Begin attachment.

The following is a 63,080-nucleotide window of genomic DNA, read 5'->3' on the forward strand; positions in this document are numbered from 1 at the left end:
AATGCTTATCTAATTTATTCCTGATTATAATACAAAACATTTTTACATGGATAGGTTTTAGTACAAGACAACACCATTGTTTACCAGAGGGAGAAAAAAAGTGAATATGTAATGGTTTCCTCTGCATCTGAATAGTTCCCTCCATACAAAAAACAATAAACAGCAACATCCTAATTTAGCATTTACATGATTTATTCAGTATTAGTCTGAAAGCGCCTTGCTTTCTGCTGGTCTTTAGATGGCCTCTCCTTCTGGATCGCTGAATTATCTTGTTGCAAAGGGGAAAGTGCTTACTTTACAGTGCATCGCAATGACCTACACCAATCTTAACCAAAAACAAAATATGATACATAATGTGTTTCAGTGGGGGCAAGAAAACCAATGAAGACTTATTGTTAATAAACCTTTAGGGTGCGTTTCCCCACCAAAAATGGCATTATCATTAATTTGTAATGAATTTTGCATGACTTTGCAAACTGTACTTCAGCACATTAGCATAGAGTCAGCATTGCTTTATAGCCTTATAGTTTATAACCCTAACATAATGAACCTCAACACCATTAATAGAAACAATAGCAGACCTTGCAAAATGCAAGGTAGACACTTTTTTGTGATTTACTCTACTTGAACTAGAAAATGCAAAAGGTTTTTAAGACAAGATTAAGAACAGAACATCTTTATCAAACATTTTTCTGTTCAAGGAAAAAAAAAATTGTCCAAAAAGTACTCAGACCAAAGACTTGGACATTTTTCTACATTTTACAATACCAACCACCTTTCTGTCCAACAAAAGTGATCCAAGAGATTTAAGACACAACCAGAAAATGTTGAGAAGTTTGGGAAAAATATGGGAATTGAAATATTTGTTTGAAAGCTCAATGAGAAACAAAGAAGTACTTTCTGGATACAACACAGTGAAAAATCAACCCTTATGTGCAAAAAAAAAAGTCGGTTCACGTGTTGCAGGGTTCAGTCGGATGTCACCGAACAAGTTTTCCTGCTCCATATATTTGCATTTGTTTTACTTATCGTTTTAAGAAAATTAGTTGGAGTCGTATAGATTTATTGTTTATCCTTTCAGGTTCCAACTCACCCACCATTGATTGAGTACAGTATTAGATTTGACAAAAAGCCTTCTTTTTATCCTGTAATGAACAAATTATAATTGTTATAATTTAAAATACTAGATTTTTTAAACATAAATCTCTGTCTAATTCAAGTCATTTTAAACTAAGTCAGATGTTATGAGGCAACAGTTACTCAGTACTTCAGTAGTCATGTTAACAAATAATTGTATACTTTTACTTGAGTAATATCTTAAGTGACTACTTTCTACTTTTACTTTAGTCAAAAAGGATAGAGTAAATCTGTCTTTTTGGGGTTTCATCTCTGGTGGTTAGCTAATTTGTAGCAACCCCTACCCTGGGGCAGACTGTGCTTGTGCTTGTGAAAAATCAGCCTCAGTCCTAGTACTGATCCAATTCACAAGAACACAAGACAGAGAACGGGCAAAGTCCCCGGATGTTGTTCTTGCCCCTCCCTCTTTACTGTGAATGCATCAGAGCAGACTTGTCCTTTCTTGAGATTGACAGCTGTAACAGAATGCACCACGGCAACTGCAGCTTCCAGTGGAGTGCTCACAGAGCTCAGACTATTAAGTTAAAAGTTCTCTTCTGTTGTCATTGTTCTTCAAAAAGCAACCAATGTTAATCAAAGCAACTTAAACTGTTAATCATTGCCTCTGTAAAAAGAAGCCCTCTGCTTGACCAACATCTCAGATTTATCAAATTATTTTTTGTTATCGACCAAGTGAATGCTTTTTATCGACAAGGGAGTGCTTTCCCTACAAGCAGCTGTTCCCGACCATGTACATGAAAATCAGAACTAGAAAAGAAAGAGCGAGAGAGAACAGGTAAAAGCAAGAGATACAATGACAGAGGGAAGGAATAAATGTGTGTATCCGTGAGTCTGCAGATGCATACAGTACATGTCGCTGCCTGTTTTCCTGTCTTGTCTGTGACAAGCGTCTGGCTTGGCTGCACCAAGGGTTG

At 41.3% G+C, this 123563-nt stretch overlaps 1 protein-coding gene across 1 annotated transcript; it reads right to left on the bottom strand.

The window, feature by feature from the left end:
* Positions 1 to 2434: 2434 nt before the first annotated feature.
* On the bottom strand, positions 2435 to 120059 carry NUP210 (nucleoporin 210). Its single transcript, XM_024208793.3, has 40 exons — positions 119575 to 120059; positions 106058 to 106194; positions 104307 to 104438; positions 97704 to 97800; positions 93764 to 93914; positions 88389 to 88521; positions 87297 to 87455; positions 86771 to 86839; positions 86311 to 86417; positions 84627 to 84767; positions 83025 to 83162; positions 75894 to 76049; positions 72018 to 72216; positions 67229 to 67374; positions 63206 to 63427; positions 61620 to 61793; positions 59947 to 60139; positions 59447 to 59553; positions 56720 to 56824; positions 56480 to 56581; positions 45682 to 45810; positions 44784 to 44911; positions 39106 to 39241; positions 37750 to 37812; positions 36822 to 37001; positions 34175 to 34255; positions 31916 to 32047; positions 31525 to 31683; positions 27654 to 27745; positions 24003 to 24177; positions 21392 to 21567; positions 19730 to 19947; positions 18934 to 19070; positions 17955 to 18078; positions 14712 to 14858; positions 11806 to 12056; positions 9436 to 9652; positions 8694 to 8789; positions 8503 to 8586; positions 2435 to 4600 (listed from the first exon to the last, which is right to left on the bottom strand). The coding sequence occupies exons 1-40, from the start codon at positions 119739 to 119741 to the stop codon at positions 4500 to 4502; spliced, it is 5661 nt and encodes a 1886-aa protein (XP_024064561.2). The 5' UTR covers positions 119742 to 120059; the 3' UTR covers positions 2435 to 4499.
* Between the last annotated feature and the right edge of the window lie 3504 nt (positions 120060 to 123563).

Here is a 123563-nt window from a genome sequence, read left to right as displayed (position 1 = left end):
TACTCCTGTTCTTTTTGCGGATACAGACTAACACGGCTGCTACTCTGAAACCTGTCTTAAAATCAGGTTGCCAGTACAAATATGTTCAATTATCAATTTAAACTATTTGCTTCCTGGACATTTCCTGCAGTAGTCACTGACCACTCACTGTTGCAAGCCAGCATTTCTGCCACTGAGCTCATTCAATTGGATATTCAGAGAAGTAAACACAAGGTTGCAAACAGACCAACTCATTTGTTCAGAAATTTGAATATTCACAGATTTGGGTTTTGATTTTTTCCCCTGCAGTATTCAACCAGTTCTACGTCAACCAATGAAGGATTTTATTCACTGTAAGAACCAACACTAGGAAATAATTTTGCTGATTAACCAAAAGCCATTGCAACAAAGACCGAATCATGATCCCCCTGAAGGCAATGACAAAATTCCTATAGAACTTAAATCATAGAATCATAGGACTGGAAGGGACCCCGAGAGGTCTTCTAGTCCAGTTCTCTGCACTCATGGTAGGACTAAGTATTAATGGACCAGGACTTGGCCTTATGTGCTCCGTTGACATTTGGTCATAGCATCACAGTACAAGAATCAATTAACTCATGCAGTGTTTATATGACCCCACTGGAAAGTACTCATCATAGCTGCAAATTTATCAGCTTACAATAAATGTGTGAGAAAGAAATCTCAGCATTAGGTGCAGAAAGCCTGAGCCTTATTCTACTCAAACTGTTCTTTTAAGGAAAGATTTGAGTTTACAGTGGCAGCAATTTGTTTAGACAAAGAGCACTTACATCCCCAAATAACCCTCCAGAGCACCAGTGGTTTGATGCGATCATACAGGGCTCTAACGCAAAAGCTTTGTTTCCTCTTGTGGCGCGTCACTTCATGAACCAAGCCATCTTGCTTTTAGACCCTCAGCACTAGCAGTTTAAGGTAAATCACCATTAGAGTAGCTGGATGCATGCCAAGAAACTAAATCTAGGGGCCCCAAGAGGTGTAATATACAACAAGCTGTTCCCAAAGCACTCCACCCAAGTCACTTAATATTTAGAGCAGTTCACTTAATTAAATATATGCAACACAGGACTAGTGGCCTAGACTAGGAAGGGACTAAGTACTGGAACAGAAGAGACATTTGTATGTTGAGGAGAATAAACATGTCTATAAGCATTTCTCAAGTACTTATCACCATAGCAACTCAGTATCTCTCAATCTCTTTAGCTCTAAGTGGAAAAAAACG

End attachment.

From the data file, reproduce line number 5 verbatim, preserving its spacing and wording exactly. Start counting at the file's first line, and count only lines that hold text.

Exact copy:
* Positions 1 to 2434: 2434 nt before the first annotated feature.